CD Review: Hold On (Dove Brothers)

dbRating: 3.5 stars (of 5)

Average Song Rating: 3.2 stars (of 5)

Members: Jerry Martin (tenor), McCray Dove (lead), Eric Dove (baritone), David Hester (bass), Jerry Kelso (pianist).

Song List: Hold On; I’m Gonna Rise; Leavin’ On My Mind; When I Wake Up in the Morning; He’s Gonna Smile on Me; A Little Good News; Back to Egypt; Little David; Jesus, He’s Everything to Me; He’s Sending Miracles.

Available From: Label, Artist.

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When the Dove Brothers released Anything But Ordinary, Everything but Typical in 2005, fans and industry insiders recognized that the album was indeed exactly what its title suggested for the group. It was quite the departure from the group’s classic traditional-quartet sound that had brought them to the top in the genre. What wasn’t immediately clear was whether the experiment would catch on, and whether their fans would follow them and warm to the new style. Evidently, enough of their fans liked the new style for the experiment to be a success, because Hold On is the Dove Brothers’ fourth project in this style.

As always, the Dove Brothers include a few tracks that pay stylistic tribute to their roots. “When I Wake Up in the Morning” and “I’m Gonna Rise” are solid uptempo quartet songs. David Hester delivers a stellar rendition of the Rusty Goodman classic “Leavin’ on my Mind.”

The track on this project that has already sparked the most discussion is their cover of the 1970s Oak Ridge Boys song “He’s Gonna Smile on Me.” Lyrically, the song is a rather interesting choice for inclusion on a Gospel project: “If I just say my prayers at night / And keep living right / He’s gonna smile on me.”

In another nod to country music, the Dove Brothers cover Anne Murray’s “A Little Good News.” The song was the title track of a project that won Murray won Album of the Year in the 1984 Country Music Association Awards. Though the lyrics of the original song do not reference Christianity,  Dove Brothers preface and conclude the song by singing the line, “You know, the Gospel is the good news needed today.”

I would point to the project’s most obvious standout tracks as “Leavin’ On My Mind” and “Back to Egypt.” The latter, in particular, would probably make a good choice for a radio single.

After several years of bringing back the quartet classics of yesteryear, the Dove Brothers intentionally shifted course to start making their own mark. And in a genre where any given group frequently has a number of groups that have a similar sound, the Dove Brothers have been consistent enough over the last few years that their albums have an immediately recognizable sound. Anyone familiar with their last few albums could listen to practically any 5 or 10 second clip from this project and know it was the Dove Brothers—and this sort of distinctiveness pays off.


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38 Letters to the Editor

Southern Gospel Journal welcomes letters to the editor. We will post the most thoughtful and insightful submissions. Ground rules: Don't attack or belittle groups or fellow posters, or advance heresies rejected by orthodox Christianity. Do keep comments positive, constructive, and on topic.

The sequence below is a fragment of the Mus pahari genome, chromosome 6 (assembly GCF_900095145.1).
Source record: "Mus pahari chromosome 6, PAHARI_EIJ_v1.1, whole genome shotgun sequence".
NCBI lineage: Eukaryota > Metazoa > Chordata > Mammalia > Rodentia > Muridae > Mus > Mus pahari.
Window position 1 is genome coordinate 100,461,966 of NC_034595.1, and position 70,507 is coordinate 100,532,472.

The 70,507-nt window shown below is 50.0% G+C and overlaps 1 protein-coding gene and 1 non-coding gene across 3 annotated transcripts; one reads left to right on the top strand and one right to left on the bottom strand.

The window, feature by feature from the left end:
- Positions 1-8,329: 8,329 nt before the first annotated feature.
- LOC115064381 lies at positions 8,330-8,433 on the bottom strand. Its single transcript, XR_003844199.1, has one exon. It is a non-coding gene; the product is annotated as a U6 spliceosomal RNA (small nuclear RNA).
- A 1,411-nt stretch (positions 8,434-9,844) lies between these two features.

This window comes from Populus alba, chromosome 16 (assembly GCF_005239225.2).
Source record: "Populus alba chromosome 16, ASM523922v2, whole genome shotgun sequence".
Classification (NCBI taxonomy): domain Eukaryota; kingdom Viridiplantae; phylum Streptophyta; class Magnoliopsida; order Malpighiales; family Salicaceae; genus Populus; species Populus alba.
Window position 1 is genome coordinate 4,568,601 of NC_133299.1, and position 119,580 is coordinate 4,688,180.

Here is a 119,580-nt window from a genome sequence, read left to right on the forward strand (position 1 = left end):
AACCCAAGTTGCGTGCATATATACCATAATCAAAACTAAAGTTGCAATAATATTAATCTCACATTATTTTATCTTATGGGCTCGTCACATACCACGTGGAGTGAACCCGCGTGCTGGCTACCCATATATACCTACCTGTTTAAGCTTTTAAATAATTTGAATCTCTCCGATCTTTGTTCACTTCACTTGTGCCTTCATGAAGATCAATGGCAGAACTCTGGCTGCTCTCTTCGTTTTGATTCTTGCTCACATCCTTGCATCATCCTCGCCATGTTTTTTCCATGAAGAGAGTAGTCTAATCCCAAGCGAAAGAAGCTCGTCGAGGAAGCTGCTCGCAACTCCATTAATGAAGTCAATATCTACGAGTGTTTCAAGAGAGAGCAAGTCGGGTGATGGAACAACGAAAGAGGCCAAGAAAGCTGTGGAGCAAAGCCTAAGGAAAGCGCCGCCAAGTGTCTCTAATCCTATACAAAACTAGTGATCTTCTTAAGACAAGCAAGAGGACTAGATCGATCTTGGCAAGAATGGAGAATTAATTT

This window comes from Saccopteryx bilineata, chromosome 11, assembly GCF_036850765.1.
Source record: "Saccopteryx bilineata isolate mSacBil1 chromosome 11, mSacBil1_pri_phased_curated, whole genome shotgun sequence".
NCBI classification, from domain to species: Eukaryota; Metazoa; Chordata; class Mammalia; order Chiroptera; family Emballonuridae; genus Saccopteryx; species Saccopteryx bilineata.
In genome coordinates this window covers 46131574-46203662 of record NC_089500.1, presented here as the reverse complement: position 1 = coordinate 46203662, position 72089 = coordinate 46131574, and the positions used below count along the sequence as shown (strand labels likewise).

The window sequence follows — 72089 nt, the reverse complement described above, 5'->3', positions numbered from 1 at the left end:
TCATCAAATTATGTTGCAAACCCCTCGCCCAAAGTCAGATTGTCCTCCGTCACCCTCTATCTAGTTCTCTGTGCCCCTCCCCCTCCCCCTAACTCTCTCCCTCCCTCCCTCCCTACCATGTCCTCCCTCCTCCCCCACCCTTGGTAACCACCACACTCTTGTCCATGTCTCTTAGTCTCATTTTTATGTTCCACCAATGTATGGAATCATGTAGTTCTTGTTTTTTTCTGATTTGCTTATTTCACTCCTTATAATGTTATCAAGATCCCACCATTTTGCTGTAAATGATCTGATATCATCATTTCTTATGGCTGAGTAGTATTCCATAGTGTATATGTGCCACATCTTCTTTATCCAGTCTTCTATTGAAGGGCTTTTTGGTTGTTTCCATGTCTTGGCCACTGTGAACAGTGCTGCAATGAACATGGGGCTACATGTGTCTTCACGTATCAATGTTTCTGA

1. The original Oaks lyric to “He’s Gonna Smile on Me” hearkened back even more toward a works-based theology:

    “If I just say my prayers at night / And treat people right / He’s gonna smile on me.”

    • Didn’t know that. Interesting!

  2. Man Daniel, you’re getting tough on your reviews these days. What was your reasoning for a 3.5? Was it the country remakes or the quality? What gives?

    • Well, I can’t give everything 4 or 5! 😉 I have to throw in a 3.5 in at least occasionally.

    • Oh – and my last 5 ratings prior to this were 5, 4.5, 4, 4, and 5.

      3.5 isn’t a bad rating – still a full star above 2.5, which should be average (but in truth seems to be a rating I’ve never actually handed out yet. I guess if it’s 2.5 or below, I just don’t rate it.)

  3. I have to say that a lot of songs from the Oaks were “on the edge”-even the songs from when they only did SG. I have a copy of “Calvary, Dallas, Memphis, LA”, and that song is odd.

  4. Don’t get me wrong I don’t think 3.5 is a bad rating, but it would be considered right above avearage, right? I’m just asking what you think would’ve made the project better? I haven’t heard it, I was just inquiring on your opinion.

    • Well, a full star above average.

      As to what would have made it better …

      The next “I Can Pray”?

      Or if not that, say the next “Get Away Jordan” or “Didn’t it Rain”?

  5. Thanks for the rating Daniel but let me point something out to you. You will never find another Getaway or Rain. It will be even harder to find another Pray. The key is to find something that is a hit but stands on its own.

    Smile on me is a thought and should make everyone think about it. We believe that God is going to smile on his children when we treat people right, we even added the line Living right. Because we believe that when we live for Jesus he is smiling on his children just like I smile on my children when they do right or make me proud. Is it in the Bible maybe not but it is a thought. Kids love this song we got a email last week that said they bought the cd and listen on the way home. When they got home and got out of the car their three year old was singing smile on me.

    I don’t know about you but I rather have kids singing a song like smile on me than singing “Shake your Booty”. Or songs about drugs or Sex and the junk that is out there today. I want GOD to smile on me and I pray that you do

    • That’s an interesting perspective, and thanks for your comments! I think I understand better where you’re coming from now.

  6. “He’s Gonna Smile On My” has actually made me think about my life. I’ve been treated like an idiot a lot, and I hate it. But as I listened to the sng, I pondered what it meant. As I though about the words, I thought, “It’s a song of encouragement. Though the world treats us like fools and tries to snuff us out, if we keep ‘doing our thing’ God’s going to smile down on us”.